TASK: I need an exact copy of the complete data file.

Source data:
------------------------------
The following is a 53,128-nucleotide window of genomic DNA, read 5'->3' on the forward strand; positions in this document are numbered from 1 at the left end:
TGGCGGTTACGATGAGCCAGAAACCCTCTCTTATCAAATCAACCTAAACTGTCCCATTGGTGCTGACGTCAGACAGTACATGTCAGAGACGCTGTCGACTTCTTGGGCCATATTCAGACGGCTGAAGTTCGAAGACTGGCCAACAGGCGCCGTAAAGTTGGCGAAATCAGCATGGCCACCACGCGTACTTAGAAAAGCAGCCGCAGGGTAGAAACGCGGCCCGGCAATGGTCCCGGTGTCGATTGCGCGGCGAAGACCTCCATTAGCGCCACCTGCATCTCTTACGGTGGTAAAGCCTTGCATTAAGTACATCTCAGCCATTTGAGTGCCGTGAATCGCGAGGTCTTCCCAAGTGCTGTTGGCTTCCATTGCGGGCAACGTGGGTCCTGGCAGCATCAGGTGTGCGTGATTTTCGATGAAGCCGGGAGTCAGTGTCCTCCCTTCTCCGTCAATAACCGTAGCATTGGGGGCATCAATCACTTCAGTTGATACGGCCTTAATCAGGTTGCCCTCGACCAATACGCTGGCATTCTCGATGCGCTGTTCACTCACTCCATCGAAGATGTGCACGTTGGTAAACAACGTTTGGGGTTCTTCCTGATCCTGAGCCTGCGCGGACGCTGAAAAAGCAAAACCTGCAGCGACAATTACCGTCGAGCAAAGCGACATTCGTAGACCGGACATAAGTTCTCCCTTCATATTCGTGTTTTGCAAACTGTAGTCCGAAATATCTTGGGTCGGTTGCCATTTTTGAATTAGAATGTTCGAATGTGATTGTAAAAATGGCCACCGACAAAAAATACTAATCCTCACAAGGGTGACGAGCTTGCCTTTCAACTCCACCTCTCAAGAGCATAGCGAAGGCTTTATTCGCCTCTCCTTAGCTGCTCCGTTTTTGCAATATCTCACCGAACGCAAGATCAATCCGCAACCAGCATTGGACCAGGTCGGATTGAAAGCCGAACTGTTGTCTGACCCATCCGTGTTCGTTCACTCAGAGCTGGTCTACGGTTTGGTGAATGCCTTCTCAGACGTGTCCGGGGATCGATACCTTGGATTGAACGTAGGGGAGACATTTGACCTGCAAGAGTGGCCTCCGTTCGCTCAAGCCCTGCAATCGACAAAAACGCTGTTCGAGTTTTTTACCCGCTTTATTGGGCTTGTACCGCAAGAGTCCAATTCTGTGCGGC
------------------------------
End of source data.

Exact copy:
The following is a 53,128-nucleotide window of genomic DNA, read 5'->3' on the forward strand; positions in this document are numbered from 1 at the left end:
TGGCGGTTACGATGAGCCAGAAACCCTCTCTTATCAAATCAACCTAAACTGTCCCATTGGTGCTGACGTCAGACAGTACATGTCAGAGACGCTGTCGACTTCTTGGGCCATATTCAGACGGCTGAAGTTCGAAGACTGGCCAACAGGCGCCGTAAAGTTGGCGAAATCAGCATGGCCACCACGCGTACTTAGAAAAGCAGCCGCAGGGTAGAAACGCGGCCCGGCAATGGTCCCGGTGTCGATTGCGCGGCGAAGACCTCCATTAGCGCCACCTGCATCTCTTACGGTGGTAAAGCCTTGCATTAAGTACATCTCAGCCATTTGAGTGCCGTGAATCGCGAGGTCTTCCCAAGTGCTGTTGGCTTCCATTGCGGGCAACGTGGGTCCTGGCAGCATCAGGTGTGCGTGATTTTCGATGAAGCCGGGAGTCAGTGTCCTCCCTTCTCCGTCAATAACCGTAGCATTGGGGGCATCAATCACTTCAGTTGATACGGCCTTAATCAGGTTGCCCTCGACCAATACGCTGGCATTCTCGATGCGCTGTTCACTCACTCCATCGAAGATGTGCACGTTGGTAAACAACGTTTGGGGTTCTTCCTGATCCTGAGCCTGCGCGGACGCTGAAAAAGCAAAACCTGCAGCGACAATTACCGTCGAGCAAAGCGACATTCGTAGACCGGACATAAGTTCTCCCTTCATATTCGTGTTTTGCAAACTGTAGTCCGAAATATCTTGGGTCGGTTGCCATTTTTGAATTAGAATGTTCGAATGTGATTGTAAAAATGGCCACCGACAAAAAATACTAATCCTCACAAGGGTGACGAGCTTGCCTTTCAACTCCACCTCTCAAGAGCATAGCGAAGGCTTTATTCGCCTCTCCTTAGCTGCTCCGTTTTTGCAATATCTCACCGAACGCAAGATCAATCCGCAACCAGCATTGGACCAGGTCGGATTGAAAGCCGAACTGTTGTCTGACCCATCCGTGTTCGTTCACTCAGAGCTGGTCTACGGTTTGGTGAATGCCTTCTCAGACGTGTCCGGGGATCGATACCTTGGATTGAACGTAGGGGAGACATTTGACCTGCAAGAGTGGCCTCCGTTCGCTCAAGCCCTGCAATCGACAAAAACGCTGTTCGAGTTTTTTACCCGCTTTATTGGGCTTGTACCGCAAGAGTCCAATTCTGTGCGGC